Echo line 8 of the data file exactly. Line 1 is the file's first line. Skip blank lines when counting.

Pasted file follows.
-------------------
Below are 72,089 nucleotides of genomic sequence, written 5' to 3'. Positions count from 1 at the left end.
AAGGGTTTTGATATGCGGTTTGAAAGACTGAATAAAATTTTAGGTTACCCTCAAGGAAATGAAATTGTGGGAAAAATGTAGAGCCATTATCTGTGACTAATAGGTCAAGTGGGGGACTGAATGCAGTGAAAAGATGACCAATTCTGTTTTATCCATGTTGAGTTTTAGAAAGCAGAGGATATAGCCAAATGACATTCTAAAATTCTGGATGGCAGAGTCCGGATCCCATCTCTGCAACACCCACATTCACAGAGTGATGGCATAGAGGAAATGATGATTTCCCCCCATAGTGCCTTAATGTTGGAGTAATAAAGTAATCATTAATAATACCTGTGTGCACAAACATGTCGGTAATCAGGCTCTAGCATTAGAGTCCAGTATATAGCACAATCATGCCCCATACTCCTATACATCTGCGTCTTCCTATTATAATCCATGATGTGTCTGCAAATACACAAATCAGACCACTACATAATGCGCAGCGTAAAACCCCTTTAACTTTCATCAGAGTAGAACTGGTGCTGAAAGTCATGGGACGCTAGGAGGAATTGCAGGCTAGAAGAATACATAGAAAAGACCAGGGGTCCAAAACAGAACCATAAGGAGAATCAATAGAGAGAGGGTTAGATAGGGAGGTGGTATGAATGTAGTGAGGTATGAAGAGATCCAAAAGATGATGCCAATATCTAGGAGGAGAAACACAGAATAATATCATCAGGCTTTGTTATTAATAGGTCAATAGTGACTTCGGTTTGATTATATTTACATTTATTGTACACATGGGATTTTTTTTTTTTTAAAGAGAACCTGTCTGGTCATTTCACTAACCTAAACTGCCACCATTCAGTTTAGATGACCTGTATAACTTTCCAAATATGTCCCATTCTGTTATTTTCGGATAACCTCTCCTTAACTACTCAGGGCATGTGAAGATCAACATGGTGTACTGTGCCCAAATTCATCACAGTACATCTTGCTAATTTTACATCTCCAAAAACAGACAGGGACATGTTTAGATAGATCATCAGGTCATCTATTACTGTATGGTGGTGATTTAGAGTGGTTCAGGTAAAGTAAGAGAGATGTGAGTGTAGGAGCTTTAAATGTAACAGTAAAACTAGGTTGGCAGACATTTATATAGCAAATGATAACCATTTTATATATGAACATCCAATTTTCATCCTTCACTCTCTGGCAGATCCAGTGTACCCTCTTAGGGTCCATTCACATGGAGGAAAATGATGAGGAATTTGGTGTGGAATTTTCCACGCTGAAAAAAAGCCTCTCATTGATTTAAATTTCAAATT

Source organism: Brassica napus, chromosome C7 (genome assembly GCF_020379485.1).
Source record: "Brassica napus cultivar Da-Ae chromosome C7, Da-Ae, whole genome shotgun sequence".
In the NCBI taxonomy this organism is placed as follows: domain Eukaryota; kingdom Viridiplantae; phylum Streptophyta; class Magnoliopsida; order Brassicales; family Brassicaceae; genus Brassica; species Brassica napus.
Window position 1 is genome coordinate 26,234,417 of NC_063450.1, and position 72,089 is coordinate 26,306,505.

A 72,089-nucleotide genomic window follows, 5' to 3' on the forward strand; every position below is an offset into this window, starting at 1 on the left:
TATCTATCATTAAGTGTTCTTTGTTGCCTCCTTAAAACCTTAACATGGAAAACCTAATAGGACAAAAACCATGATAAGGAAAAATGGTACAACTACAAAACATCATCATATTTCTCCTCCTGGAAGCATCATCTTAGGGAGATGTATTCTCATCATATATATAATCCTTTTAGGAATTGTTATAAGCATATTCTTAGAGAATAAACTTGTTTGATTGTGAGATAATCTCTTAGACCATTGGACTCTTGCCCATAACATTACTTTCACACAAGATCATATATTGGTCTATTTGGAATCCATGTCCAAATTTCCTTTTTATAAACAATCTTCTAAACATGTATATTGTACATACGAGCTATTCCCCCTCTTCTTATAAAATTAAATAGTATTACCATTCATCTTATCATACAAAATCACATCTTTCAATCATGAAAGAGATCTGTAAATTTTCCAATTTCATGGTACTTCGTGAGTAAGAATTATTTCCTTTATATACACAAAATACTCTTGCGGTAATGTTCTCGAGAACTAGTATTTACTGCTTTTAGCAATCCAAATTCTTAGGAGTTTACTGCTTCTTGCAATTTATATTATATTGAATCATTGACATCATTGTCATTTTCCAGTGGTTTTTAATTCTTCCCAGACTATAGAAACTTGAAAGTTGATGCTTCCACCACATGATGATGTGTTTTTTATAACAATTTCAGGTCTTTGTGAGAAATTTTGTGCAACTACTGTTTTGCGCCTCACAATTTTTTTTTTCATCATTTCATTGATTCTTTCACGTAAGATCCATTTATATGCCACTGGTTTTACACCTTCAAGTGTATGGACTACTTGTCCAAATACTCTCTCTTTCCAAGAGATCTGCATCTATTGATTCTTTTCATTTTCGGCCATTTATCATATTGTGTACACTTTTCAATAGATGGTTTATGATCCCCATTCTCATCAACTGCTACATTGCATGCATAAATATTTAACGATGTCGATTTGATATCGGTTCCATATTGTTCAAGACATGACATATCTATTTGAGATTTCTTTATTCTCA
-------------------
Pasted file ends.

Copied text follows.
TATCTATCATTAAGTGTTCTTTGTTGCCTCCTTAAAACCTTAACATGGAAAACCTAATAGGACAAAAACCATGATAAGGAAAAATGGTACAACTACAAAACATCATCATATTTCTCCTCCTGGAAGCATCATCTTAGGGAGATGTATTCTCATCATATATATAATCCTTTTAGGAATTGTTATAAGCATATTCTTAGAGAATAAACTTGTTTGATTGTGAGATAATCTCTTAGACCATTGGACTCTTGCCCATAACATTACTTTCACACAAGATCATATATTGGTCTATTTGGAATCCATGTCCAAATTTCCTTTTTATAAACAATCTTCTAAACATGTATATTGTACATACGAGCTATTCCCCCTCTTCTTATAAAATTAAATAGTATTACCATTCATCTTATCATACAAAATCACATCTTTCAATCATGAAAGAGATCTGTAAATTTTCCAATTTCATGGTACTTCGTGAGTAAGAATTATTTCCTTTATATACACAAAATACTCTTGCGGTAATGTTCTCGAGAACTAGTATTTACTGCTTTTAGCAATCCAAATTCTTAGGAGTTTACTGCTTCTTGCAATTTATATTATATTGAATCATTGACATCATTGTCATTTTCCAGTGGTTTTTAATTCTTCCCAGACTATAGAAACTTGAAAGTTGATGCTTCCACCACATGATGATGTGTTTTTTATAACAATTTCAGGTCTTTGTGAGAAATTTTGTGCAACTACTGTTTTGCGCCTCACAATTTTTTTTTTCATCATTTCATTGATTCTTTCACGTAAGATCCATTTATATGCCACTGGTTTTACACCTTCAAGTGTATGGACTACTTGTCCAAATACTCTCTCTTTCCAAGAGATCTGCATCTATTGATTCTTTTCATTTTCGGCCATTTATCATATTGTGTACACTTTTCAATAGATGGTTTATGATCCCCATTCTCATCAACTGCTACATTGCATGCATAAATATTTAACGATGTCGATTTGATATCGGTTCCATATTGTTCAAGACATGACATATCTATTTGAGATTTCTTTATTCTCA